The workshop for school professionals will feature Dr. David Shonfeld, a developmental behavioral pediatrician. As president of the National Center for Crisis and Bereavement, he has consulted with schools following a number of school crisis events and disasters within the U.S. and abroad.
     The event will be held from 12:30 p.m. to 3:30 pm. at the San Diego Academic Center, 16870 West Bernardo Drive, San Diego, CA 92127
     Please register by April 13 by calling Sophia Tran at (858) 675-0167, ext 234 or by email at welpractice@gmail.com.      

Fallbrook's Student-2-Student/Helping Hands Club Stays Busy Welcoming New Students 

     Back-to-school pool parties, campus tours and an Amazing Race-style event are just a few of the activities that Fallbrook High School's Helping Hands club are using to make new students feel welcome.             Helping Hands is Fallbrook High's version of the Military Child Education Coalition's Student-2-Student program, which has been implemented throughout the Welcoming Practices consortium districts. The club was organized last year by Nicole Webb, the parent center liaison at the school.
     In addition to focusing on new students, the members are also reaching outside the school by creating care packages for military members overseas and participating in a Thanksgiving food drive for local families in need.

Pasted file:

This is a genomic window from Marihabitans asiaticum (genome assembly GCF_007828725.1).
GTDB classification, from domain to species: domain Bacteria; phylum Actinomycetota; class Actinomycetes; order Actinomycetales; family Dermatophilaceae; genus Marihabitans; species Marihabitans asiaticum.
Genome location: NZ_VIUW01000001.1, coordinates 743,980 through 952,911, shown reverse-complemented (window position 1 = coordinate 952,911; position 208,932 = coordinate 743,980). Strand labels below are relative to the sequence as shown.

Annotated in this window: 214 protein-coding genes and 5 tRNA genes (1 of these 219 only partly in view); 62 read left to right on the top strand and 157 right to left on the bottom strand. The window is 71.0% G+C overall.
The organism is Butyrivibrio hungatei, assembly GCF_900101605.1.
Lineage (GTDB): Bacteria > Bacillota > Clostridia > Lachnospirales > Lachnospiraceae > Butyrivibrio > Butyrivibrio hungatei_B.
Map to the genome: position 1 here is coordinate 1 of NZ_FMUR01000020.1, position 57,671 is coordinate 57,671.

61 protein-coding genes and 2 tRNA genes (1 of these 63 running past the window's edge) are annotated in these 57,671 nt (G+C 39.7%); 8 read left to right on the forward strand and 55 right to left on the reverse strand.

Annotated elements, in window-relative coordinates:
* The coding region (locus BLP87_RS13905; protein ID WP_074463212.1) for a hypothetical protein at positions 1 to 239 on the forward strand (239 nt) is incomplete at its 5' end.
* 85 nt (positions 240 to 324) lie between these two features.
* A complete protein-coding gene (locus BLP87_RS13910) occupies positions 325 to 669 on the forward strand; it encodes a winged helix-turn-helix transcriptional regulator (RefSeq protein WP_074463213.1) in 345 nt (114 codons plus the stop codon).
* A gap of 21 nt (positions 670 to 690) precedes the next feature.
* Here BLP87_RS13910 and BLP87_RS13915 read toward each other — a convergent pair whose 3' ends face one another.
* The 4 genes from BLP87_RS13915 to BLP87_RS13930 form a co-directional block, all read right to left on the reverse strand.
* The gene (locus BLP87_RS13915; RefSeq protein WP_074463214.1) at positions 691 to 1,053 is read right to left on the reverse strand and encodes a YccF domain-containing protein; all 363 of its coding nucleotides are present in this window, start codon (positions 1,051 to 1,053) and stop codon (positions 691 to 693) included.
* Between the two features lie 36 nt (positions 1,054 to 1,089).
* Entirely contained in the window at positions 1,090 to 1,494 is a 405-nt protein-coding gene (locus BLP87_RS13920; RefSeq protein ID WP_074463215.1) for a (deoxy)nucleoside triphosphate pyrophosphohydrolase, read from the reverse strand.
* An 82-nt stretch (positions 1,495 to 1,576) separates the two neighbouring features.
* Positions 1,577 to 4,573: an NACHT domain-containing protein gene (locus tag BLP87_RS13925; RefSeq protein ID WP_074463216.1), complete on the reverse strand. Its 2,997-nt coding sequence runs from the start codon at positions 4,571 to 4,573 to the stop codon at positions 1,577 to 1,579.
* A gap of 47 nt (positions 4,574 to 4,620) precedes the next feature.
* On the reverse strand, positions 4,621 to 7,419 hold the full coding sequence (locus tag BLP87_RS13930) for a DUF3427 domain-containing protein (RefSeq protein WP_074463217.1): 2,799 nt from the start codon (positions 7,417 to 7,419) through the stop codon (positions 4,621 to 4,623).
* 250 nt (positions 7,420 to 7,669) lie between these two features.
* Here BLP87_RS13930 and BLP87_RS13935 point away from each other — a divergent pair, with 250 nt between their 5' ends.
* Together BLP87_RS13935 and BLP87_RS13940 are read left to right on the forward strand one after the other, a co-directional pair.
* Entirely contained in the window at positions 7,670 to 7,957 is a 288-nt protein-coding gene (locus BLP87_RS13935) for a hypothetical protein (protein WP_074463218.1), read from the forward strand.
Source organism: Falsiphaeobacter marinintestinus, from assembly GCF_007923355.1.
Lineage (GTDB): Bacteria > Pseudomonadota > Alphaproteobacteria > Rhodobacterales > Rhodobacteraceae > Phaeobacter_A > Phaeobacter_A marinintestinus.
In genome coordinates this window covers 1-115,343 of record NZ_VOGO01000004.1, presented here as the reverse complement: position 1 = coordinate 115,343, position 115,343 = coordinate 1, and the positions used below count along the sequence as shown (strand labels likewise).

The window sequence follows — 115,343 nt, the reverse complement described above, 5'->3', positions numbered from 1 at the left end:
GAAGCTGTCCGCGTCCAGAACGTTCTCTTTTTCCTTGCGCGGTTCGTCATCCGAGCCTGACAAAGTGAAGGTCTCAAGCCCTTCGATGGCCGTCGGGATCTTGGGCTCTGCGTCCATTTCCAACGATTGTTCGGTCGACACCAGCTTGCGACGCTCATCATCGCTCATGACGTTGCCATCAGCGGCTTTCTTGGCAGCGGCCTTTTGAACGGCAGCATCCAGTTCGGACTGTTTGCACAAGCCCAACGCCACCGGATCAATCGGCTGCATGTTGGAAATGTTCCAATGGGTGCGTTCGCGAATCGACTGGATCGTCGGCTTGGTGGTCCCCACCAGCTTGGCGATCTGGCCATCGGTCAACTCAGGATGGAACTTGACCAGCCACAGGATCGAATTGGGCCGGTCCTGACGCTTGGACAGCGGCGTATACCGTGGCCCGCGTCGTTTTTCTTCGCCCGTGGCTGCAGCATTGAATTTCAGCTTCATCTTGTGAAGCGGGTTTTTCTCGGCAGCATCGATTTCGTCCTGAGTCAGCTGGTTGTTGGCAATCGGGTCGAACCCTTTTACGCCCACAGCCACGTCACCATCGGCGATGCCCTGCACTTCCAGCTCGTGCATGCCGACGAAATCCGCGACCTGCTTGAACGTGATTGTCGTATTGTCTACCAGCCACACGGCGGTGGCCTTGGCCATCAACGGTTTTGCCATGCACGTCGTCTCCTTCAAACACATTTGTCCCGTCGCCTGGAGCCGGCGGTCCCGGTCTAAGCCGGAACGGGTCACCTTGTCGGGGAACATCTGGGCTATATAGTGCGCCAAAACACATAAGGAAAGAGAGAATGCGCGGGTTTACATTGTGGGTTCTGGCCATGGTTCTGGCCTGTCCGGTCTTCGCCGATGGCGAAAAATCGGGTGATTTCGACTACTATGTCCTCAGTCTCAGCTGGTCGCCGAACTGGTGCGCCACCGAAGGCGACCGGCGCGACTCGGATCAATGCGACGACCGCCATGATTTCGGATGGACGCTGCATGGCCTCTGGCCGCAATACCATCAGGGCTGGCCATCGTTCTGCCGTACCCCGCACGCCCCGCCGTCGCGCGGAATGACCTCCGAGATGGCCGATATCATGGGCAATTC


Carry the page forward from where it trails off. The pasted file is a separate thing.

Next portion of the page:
"As an extremely active organization, Helping Hands members think of ourselves as a team, all with
Bergen Banta
the same goal of making the lives of our new peers joyous and as painless as possible," Bergen Banta, the club's president, wrote in a recent article about the group. 
    Located near Marine Corps Base Camp Pendleton, the school receives new students throughout the school year. In addition to receiving a tour, new students are also invited to attend weekly club meetings and participate in other fun activities or volunteer projects.
     "As many of our club members have parents that are a part of the service," Bergen wrote, "Helping Hands wanted to find a way to not only put their minds at ease that their children are receiving a superb education in a positive environment but also give back to them and thank them for the sacrifices they make for our country."